Ann glared at her in astonishment, and then at me, for
the reason which had prompted so unexpected a gift.

" Is it possible that I am to have them ? Why do you
give them to me ? They are beautiful," I replied.

" They came from Europe long ago," she said. And
they happen to suit you."


Sabrina fair,

Under the glassy, cool, translucent wave,
In twisted braids of lilies knitting
The loose train of thy amber-dropping hair. "

" Those lines make me forgive Paradise Lost," said

" They are very long, these ear-rings," Ann remarked.

I put the brooch in the knot of ribbon I wore ; Mrs.
Hepburn joggled the white satin bows of her cap in appro

The knocker resounded. " There is our partner," she

" It must be late, ma am," said Adelaide ; " and I sus
pect it is some one for us. You know we never venture on
impromptu visits, except to you, and our people know where
to send."

" Late or not, you shall stay for a game," she said, as
Ben came in, hat in hand, declaring he had been scouting
for us since dark. Mrs. Hepburn snuffed the candles, and
rang the bell. The small girl, with a perturbed air, like one
hurried out of a nap, brought in a waiter, which she placed
on the sideboard.

" Get to bed," Mrs. Hepburn loudly whispered, looking
over the waiter, and taking from it a silver porringer, she
put it inside the fender, and then shuffled the cards.

" Now, Ann, you may sit beside me and learn."

" If it is whist, mum, I know it. I played every after
noon at Hampton last summer, and we spoiled a nice pol
ished table, we scratched it so with our nails, picking up
the cards."

" Young people do too much, nowadays."

I was in the shadow of the sideboard; Ben stood against it.

" When have you played whist, Cassandra ? " he asked in
a low voice. " Do you remember ? "

" Is my name Cassandra? "

" Have you forgotten that, too ? "

" I remember the rain."

" It is not October, yet."

" And the yellow leaves do not stick to the panes. Would
you like to see Helen ? "

" Come, play with me, Ben," called Mrs. Hepburn.

"Ann, try your skill," I entreated, " and let me off."


" She can try," Mrs. Hepburn said sharply. " Don t you
like games ? 1 should have said you were by nature a bold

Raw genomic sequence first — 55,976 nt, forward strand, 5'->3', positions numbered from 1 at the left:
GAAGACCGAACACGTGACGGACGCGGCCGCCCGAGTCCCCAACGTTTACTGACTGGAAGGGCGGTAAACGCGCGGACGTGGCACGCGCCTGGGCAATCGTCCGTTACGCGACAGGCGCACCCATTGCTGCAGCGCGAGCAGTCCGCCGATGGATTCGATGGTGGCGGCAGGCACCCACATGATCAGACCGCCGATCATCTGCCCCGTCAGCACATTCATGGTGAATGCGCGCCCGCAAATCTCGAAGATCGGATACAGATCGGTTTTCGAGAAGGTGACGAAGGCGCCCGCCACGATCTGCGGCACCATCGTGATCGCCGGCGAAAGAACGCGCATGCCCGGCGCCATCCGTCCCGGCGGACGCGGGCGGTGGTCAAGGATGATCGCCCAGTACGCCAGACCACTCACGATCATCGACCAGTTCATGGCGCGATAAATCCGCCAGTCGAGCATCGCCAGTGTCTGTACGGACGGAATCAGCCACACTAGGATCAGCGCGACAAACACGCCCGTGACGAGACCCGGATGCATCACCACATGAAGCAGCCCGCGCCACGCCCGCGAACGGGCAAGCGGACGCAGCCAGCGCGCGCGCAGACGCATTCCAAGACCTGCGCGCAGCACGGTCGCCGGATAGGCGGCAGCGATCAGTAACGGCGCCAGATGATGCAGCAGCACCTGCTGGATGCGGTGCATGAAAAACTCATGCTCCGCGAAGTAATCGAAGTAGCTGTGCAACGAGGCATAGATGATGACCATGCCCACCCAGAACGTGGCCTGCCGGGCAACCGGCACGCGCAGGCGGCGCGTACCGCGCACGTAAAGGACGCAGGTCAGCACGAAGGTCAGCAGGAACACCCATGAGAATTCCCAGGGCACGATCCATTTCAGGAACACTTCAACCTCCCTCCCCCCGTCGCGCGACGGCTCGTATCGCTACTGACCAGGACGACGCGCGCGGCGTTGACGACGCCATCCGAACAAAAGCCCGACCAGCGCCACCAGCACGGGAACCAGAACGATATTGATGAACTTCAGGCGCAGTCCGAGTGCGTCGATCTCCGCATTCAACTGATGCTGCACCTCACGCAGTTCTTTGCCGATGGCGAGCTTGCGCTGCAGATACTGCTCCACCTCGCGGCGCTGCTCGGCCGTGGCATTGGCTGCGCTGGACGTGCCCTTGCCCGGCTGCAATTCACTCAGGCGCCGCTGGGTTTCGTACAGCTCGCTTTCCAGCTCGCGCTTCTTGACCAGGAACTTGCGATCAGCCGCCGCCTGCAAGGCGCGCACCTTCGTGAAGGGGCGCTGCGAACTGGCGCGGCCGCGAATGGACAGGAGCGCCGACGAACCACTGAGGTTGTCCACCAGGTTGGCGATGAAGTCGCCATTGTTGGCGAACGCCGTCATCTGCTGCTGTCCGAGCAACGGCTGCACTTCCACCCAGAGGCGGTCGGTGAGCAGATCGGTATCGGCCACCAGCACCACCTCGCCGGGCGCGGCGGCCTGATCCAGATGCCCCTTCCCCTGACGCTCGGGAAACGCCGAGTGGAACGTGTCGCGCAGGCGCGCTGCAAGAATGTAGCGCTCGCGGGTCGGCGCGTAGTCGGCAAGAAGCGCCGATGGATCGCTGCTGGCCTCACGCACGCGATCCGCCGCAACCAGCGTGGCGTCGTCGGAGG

gamester." She dealt the cards rapidly, and was soon ab
sorbed in the game, though she quarreled with Ann occa
sionally, and knocked over the candlestick once. Adelaide
played heroically, and was praised, though I knew she
hated play.

Two hours passed before we were released. The fire
went out, the candles burnt low, and whatever the contents
of the silver porringer, they had long been cold. When
Mrs. Hepburn saw us determined to go, she sent us to the
sideboard for some refreshment. "My caudle is cold,"
taking off the cover of the porringer. " Why, Mari, what is
this ? " she said, as the woman made a noiseless entrance
with a bowl of hot caudle.

" I knew how it would be," she answered, putting it into
the hands of her mistress.

" I am a desperate old rake, you mean, Mari. There, take
your virtue off, you appall me."

She poured the caudle into small silver tumblers, and gave
them to us. " The Bequest of a Friend " was engraved on
them. Her fingers were like ice, and her head shook with
fatigue ; but her voice was sprightly and her smile bright.
Ann ate a good deal of sponge cake, and omitted the caudle,
but I drank mine to the memory of the donor of the cup.

" You know that sherry, Ben," and Mrs. Hepburn nodded
him toward a decanter. He put his hand on it, and took
it away. " None to-night," he said. Mari came with our
shawls, and we hastened away, hearing her shoot the bolt
of the door behind us. Ben drew my arm in his, and the
girls walked rapidly before us. It was a white, hazy night,
and the moon was wallowing in clouds.

" Let us walk off the flavor of Hep s cards," said Adelaide,
" and go to Wolf s Point."

" Do you wish to go ? " he asked me.

" Yes."

Ann skipped. A nocturnal excursion suited her exactly.

" You are not to have the toothache to-morrow, or pre
tend to be lame," said Adelaide.